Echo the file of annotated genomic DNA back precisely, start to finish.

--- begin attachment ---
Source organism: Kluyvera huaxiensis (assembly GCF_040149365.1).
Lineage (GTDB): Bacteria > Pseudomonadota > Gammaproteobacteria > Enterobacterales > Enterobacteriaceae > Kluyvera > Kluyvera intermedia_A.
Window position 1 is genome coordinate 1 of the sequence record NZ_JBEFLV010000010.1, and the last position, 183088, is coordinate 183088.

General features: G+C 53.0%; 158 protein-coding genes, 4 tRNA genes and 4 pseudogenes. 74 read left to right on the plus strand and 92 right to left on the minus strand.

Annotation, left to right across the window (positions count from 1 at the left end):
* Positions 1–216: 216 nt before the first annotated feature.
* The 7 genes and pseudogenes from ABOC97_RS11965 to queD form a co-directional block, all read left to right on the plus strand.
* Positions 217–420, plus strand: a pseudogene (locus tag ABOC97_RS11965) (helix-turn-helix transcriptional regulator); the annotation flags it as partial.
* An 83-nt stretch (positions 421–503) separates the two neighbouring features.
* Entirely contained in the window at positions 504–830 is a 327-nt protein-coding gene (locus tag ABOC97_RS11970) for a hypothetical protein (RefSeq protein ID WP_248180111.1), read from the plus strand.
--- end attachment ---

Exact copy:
Source organism: Kluyvera huaxiensis (assembly GCF_040149365.1).
Lineage (GTDB): Bacteria > Pseudomonadota > Gammaproteobacteria > Enterobacterales > Enterobacteriaceae > Kluyvera > Kluyvera intermedia_A.
Window position 1 is genome coordinate 1 of the sequence record NZ_JBEFLV010000010.1, and the last position, 183088, is coordinate 183088.

General features: G+C 53.0%; 158 protein-coding genes, 4 tRNA genes and 4 pseudogenes. 74 read left to right on the plus strand and 92 right to left on the minus strand.

Annotation, left to right across the window (positions count from 1 at the left end):
* Positions 1–216: 216 nt before the first annotated feature.
* The 7 genes and pseudogenes from ABOC97_RS11965 to queD form a co-directional block, all read left to right on the plus strand.
* Positions 217–420, plus strand: a pseudogene (locus tag ABOC97_RS11965) (helix-turn-helix transcriptional regulator); the annotation flags it as partial.
* An 83-nt stretch (positions 421–503) separates the two neighbouring features.
* Entirely contained in the window at positions 504–830 is a 327-nt protein-coding gene (locus tag ABOC97_RS11970) for a hypothetical protein (RefSeq protein ID WP_248180111.1), read from the plus strand.